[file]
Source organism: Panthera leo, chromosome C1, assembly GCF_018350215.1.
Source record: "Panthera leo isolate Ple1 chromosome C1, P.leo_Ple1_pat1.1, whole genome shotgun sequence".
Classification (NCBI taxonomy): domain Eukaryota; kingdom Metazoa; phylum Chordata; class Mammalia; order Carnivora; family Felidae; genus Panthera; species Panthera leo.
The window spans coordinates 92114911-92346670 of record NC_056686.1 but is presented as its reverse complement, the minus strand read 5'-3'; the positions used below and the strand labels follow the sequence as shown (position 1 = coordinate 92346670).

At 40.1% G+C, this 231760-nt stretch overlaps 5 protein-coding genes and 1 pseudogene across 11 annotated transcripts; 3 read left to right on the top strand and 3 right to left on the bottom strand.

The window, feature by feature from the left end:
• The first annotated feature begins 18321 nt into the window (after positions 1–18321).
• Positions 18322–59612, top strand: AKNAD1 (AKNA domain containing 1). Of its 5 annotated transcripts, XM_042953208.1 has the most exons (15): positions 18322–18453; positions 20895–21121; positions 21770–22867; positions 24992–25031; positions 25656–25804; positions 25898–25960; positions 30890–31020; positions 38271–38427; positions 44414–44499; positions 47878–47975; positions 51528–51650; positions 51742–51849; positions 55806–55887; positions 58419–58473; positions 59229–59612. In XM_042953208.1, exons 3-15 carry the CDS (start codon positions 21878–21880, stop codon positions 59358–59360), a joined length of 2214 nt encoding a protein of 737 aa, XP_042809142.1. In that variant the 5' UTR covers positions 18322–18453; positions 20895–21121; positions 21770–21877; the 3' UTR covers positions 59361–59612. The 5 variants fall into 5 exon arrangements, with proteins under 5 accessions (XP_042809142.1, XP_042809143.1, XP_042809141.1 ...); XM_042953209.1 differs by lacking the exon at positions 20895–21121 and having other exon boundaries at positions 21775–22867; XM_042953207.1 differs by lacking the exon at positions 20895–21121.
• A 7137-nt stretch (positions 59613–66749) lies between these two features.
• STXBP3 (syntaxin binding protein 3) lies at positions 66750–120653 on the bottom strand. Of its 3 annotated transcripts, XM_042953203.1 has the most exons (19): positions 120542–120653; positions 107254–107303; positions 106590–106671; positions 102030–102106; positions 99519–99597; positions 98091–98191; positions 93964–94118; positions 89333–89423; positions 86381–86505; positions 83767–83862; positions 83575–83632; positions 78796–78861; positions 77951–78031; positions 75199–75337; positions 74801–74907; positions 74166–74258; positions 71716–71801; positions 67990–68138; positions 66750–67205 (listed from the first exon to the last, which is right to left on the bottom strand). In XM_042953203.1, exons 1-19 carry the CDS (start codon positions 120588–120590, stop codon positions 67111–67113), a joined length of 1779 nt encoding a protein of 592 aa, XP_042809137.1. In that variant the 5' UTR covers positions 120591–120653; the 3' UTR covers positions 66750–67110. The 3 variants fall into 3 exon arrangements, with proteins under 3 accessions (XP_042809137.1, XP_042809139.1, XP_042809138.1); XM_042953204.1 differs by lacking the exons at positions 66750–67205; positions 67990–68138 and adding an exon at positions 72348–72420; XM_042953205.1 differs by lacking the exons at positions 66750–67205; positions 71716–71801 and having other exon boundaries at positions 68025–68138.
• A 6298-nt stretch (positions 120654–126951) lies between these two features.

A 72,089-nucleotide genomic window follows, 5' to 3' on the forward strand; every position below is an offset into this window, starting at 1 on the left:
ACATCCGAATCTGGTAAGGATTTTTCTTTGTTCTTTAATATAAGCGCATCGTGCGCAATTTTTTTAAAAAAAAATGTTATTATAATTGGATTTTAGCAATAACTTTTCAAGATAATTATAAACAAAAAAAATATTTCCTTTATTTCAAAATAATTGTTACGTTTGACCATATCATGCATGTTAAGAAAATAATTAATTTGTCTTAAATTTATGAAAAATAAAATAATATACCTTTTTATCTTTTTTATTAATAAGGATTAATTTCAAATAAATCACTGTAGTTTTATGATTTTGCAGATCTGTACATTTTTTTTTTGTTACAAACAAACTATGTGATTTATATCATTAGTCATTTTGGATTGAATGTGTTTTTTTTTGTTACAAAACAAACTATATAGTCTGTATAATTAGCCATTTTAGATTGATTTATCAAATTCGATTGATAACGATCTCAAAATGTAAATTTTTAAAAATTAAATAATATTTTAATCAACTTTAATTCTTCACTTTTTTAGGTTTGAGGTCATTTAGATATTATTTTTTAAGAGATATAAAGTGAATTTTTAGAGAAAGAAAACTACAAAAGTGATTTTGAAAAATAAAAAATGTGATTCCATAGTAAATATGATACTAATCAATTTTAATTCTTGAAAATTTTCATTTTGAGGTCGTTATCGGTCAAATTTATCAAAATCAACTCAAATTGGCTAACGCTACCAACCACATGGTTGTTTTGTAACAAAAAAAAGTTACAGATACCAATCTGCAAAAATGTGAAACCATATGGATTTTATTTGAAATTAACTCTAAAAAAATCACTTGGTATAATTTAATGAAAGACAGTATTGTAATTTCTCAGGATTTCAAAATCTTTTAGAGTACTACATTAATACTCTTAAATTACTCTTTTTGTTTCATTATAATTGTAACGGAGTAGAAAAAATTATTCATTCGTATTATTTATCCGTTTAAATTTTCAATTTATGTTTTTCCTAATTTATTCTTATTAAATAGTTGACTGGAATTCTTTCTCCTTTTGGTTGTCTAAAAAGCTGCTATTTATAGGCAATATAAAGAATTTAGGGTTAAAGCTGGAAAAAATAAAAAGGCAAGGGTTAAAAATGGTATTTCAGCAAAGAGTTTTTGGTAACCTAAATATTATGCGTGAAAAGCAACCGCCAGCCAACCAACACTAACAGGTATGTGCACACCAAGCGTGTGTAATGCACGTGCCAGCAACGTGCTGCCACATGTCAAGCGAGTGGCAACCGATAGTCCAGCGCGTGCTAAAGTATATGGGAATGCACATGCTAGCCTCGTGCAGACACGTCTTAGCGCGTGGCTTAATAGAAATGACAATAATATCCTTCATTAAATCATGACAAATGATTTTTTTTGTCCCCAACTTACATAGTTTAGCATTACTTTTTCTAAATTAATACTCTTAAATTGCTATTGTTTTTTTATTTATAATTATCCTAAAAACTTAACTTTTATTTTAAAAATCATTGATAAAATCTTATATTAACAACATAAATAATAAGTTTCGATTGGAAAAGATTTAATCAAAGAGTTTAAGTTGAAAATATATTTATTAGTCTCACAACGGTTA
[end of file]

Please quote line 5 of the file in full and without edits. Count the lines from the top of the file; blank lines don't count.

At 40.1% G+C, this 231760-nt stretch overlaps 5 protein-coding genes and 1 pseudogene across 11 annotated transcripts; 3 read left to right on the top strand and 3 right to left on the bottom strand.